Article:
And now to a country where influential lawmakers aren't so shy about challenging prevailing opinion on matters of international taxation: the United States. The US Government insists that it is fully supportive of the OECD's work in the area of BEPS. However, unlike some other major economic powers, it has hardly been singing its praises to the rafters either. Indeed, one gets the sense that Washington wasn't the most enthusiastic participant in the consultations that led to the OECD's recommendations. We certainly know how some – mostly Republican – sections of Congress feel about it. They see BEPS as an extraterritorial raid by foreign tax authorities on US taxpayers and a likely drag on the US economy. And they want the Government to put up a sterner defense of US interests and question the motives of the OECD and foreign powers. But it's not only Republicans who feel this way. As we saw recently, a quartet of Senators – two Republicans and two Democrats – urged the Treasury to stand up for US taxpayers against the EU in its controversial state aid investigation into national tax rulings, some of which affect US companies. Admittedly, it is a bit rich of America's politicians to complain about the extra-territorial effects of BEPS and the EU's corporate tax agenda when the US foisted FATCA on the world. However, someone has to do it, and they don't come more powerful than Uncle Sam.
Now, from plain-speaking Americans to prevaricating Germans. Well, one prevaricating German to be exact: Wolfgang Schäuble. I think the German Finance Minister is in favor of some form of "crisis" tax to top up EU budgets stretched by the migration crisis in the Europe. But I'm not entirely sure if even Schäuble himself knows what he thinks on this issue. Perhaps Angela Merkel's position, that no additional taxes are needed given German's healthy budgetary position, is preventing her Finance Minister from articulating his view on the matter clearly.
At an IMF conference in Peru last year, Schäuble told Reuters that a crisis tax was a "matter for the European Commission," but nonetheless the problem of under-resourced EU budgets "must be solved." Last week, he appeared to come off the fence by supporting an EU tax on gasoline to help those member states most in need. However, judging by the contents of a speech at the "The Future of EU Finances" in Brussels, he was standing on the other side of the fence just a couple days earlier. "It has been argued that a new source of revenue like an EU tax is necessary to provide more money for Europe," Schäuble said. "This sounds like a convincing argument but it is not correct. There is no need for new sources of revenue like an EU tax to provide additional money for Europe." For my money, that sounds a lot like a definitive rejection of an EU crisis tax. Or perhaps he just meant there is no need for a general EU-level tax, which might leave the door open to special "crisis" taxes. Who knows. But after a good run, the confusion earns Germany a rebuke this week.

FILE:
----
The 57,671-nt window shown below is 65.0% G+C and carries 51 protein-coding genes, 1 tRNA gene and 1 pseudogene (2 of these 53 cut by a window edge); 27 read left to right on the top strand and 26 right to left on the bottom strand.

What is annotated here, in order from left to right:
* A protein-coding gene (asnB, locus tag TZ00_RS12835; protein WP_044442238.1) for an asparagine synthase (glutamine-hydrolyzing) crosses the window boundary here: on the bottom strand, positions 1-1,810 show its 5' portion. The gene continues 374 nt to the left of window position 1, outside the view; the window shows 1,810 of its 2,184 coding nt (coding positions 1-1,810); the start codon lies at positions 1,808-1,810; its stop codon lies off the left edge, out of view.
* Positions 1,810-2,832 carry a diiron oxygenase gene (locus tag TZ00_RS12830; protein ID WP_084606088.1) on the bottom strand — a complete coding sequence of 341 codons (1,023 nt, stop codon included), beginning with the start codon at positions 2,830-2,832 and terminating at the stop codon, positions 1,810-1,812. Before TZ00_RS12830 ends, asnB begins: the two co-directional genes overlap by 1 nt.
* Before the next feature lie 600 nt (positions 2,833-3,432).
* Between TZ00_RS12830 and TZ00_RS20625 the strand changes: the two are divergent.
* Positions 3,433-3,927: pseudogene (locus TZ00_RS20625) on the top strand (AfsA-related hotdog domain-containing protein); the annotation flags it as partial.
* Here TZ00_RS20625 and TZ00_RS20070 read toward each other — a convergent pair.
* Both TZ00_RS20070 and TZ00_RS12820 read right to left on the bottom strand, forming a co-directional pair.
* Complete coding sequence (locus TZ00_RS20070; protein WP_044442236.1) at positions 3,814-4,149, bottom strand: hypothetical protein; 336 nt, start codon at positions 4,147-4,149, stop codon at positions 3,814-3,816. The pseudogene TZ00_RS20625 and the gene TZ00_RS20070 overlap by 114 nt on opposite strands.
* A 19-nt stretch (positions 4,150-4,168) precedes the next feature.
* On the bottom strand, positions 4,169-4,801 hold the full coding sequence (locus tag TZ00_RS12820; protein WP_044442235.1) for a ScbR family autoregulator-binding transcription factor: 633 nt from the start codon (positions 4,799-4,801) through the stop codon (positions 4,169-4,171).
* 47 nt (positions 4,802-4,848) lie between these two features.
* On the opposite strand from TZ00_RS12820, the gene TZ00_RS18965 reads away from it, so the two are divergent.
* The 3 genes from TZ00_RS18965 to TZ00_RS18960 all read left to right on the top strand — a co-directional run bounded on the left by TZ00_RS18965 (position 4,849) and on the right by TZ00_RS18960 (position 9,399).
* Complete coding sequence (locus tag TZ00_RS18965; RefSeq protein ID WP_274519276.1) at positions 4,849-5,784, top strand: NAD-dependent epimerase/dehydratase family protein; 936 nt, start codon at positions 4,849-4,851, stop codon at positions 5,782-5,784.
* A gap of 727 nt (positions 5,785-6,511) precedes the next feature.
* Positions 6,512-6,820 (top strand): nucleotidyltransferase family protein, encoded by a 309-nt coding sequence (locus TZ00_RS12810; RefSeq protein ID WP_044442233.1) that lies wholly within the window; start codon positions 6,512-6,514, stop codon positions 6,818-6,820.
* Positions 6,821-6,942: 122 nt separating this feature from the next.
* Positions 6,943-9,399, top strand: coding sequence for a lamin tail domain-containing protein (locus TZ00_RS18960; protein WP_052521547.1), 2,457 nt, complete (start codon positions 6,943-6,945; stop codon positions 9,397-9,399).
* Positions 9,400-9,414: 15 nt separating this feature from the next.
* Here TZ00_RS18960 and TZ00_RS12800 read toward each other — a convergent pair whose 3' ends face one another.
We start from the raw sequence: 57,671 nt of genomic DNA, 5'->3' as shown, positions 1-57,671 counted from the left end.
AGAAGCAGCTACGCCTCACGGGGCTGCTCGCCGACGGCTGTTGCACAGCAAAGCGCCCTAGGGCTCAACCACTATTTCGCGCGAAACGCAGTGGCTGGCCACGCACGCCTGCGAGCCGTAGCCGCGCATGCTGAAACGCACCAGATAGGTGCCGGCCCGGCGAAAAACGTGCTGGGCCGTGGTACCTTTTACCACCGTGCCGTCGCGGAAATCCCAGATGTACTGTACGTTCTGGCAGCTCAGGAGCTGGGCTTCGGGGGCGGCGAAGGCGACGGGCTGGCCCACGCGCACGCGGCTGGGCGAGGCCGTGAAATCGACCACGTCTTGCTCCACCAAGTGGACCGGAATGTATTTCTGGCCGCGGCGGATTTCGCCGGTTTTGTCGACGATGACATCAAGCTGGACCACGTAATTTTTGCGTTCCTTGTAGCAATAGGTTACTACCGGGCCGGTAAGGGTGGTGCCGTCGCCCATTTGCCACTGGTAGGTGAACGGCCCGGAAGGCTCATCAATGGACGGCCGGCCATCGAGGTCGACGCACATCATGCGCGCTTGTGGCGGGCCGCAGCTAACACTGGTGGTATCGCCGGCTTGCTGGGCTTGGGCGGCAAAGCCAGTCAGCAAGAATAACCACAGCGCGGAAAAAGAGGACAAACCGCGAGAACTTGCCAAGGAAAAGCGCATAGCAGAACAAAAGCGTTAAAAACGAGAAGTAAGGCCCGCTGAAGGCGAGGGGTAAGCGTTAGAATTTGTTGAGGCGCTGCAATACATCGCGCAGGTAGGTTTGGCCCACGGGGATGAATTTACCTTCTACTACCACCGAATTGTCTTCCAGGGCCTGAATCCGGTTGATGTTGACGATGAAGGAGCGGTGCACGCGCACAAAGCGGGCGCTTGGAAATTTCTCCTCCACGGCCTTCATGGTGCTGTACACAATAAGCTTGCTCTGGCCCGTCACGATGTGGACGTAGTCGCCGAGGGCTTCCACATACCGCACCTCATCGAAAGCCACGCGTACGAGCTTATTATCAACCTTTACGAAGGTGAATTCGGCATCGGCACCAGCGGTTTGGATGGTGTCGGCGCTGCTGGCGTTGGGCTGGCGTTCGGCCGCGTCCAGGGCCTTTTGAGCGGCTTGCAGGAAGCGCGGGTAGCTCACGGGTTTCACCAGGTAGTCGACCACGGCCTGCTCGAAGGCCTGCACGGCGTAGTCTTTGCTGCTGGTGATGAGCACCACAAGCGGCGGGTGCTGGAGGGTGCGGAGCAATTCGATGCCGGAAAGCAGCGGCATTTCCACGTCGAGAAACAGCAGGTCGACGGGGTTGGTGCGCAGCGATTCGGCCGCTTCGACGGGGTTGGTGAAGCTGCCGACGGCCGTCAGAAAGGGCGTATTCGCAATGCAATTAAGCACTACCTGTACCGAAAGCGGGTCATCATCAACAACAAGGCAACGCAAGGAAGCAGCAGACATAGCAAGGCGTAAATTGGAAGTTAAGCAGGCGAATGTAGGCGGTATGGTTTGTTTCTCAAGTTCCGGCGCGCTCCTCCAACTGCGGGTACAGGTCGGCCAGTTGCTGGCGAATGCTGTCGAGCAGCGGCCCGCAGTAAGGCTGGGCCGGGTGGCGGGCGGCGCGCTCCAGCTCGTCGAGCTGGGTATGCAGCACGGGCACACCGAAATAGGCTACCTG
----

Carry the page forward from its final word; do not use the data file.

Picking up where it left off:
We could dissect Schäuble's comments to the nth degree but the results would be largely academic anyway. An EU tax is unlikely to happen, crisis or no crisis, because certain member states are bound to oppose it. The crisis tax question does, however, indicate that there are growing cracks in Germany's leadership and the hitherto rock-solid Merkel is suddenly looking vulnerable, and slightly at a loss as to how to deal with the migration issue.
Kitty's Encomiums and Execrations
Methodology: each week (this is the 147th) one or more countries are given encomiums and one or more are given execrations. Those are the entries below with descriptive links. In the following week, each encomium counts as + 1 for that country, and each execration counts as – 1, being added to that country's existing score. Over time, therefore, a ranking will build up for each country, and further countries will join the listing. Germany is at minus 2, since in the second week it had an execration and in the first week it had an encomium, leaving it at neutral; then it had an execration in week four, thus dropping to – 1, and another one in week six, dropping to – 2; finally in week 13 it got something right, so it went back up to – 1; then in week 16 it gained a further star, so then it was in neutral territory until week 23 when it dropped back to minus one, but reverting to neutral territory in the following week, then dropping to minus one in week 50, and back up to plus one in week 51, then to plus two in week 52. Some weeks ago it dropped a place, but then quickly recovered one step. Etc etc.
The rankings are intended to be a proxy for business friendliness; evidently they are highly partisan, but as time goes by they are becoming useful for decision-making. For any country in negative territory, you should think carefully before starting a business there.
United States suspicious